An Android app sold at unofficial Chinese app stores can record phone conversations without the owner's approval and transmit call information to a remote server.
Researchers recently uncovered a new Android app sold in Chinese app
stores that has the capability to surreptitiously record phone
Once installed on the victim's Android device, the app downloads a
"configuration" file containing the parameters for a remote server and
proceeds to record and store phone conversations entirely without the
phone owner's knowledge, Dinesh Venkatesan, a researcher with CA Technologies
wrote in the company blog Aug. 2. The recordings, in AMR format, are
saved onto the device's SD card and can be played back on software such
as VLC Media Player, Venkatesan said.
Researchers have warned eWEEK in the past that voice-recording malware
could be used to capture account passwords, credit card numbers and
social security numbers that consumers may say while talking with
customer service representatives on the phone.
This type of functionality has been seen before in commercial spyware,
Ciaran Bradley, vice president of handset security at Adaptive Mobile,
Venkatesan tested the app in a "controlled environment with two mobile
emulators running simulated Internet services," according to the blog
post. Unlike an Android Trojan that CA Technologies recently analyzed,
which logs the numbers of incoming and outgoing calls and the call
duration into a text file, this app "is more advanced," Venkatesan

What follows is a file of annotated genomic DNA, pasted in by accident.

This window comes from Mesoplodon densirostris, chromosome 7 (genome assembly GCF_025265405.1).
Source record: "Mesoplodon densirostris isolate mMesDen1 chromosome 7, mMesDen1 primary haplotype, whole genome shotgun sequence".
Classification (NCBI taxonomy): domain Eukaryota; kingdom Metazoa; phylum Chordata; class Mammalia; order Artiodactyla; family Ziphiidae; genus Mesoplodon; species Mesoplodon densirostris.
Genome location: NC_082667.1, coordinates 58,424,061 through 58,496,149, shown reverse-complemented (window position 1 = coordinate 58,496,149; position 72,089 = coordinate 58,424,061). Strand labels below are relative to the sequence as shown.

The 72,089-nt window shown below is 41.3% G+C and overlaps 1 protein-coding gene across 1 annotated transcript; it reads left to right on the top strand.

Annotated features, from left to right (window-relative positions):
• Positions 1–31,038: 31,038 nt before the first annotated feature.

Symantec researchers pointed out that while the app may be used for
nefarious purposes, the creator of the app is being quite upfront about
the capabilities. The app, found on unofficial Chinese app stores, is
listed as a way for jealous spouses to monitor their significant
other's phone conversations for hints of infidelity, said Irfan Asrar,
an analyst with Symantec Security Response
It is also not very stealthy because after it is installed on a user
device by someone else, the owner can easily tell by looking at the
screen that a call is being recorded.
While Venkatesan didn't observe it directly, the configuration file
hinted at an ability to upload the recorded calls from the SD card to a
remote server. Symantec's Asrar did not find that to be the case in
Symantec's own analysis, saying that a physical access to the device
was required to retrieve the files. The app did have the ability to
send data such as GPS location and logs to the remote server, which
"the suspicious husband or wife" would have to pay to see a copy of,
This call-recorder needs user intervention, most likely by the spouse
who has commandeered the device, before it can be installed. So there
is a security risk of users having recording software installed without
Intentionally malicious or not, the app definitely has the potential to
be used as a Trojan. Even though it displays a legitimate permissions
screen stating what device capabilities it needs access to, such as
audio recording and outgoing call interception, users rarely think
twice about what the app is capable of doing, according to Bradley.
Despite being PC-security savvy, users tend to consider the mobile
environment "safe" and not think twice about install prompts, links in
instant messages and SMS messages and other threats, Bradley said.
Criminals are betting that the average mobile user will install apps
without thinking twice. "The criminals may very well win this type of
bet," Bradley said.
A recent study from Lookout Security
suggested Android users are 2.5 times more likely to be affected by malware today than they were six months ago.
"As it is already widely acknowledged that this year is the year of
mobile malware, we advise the smartphone users to be more logical and
exercise the basic security principles while surfing and installing any
applications," Venkatesan wrote.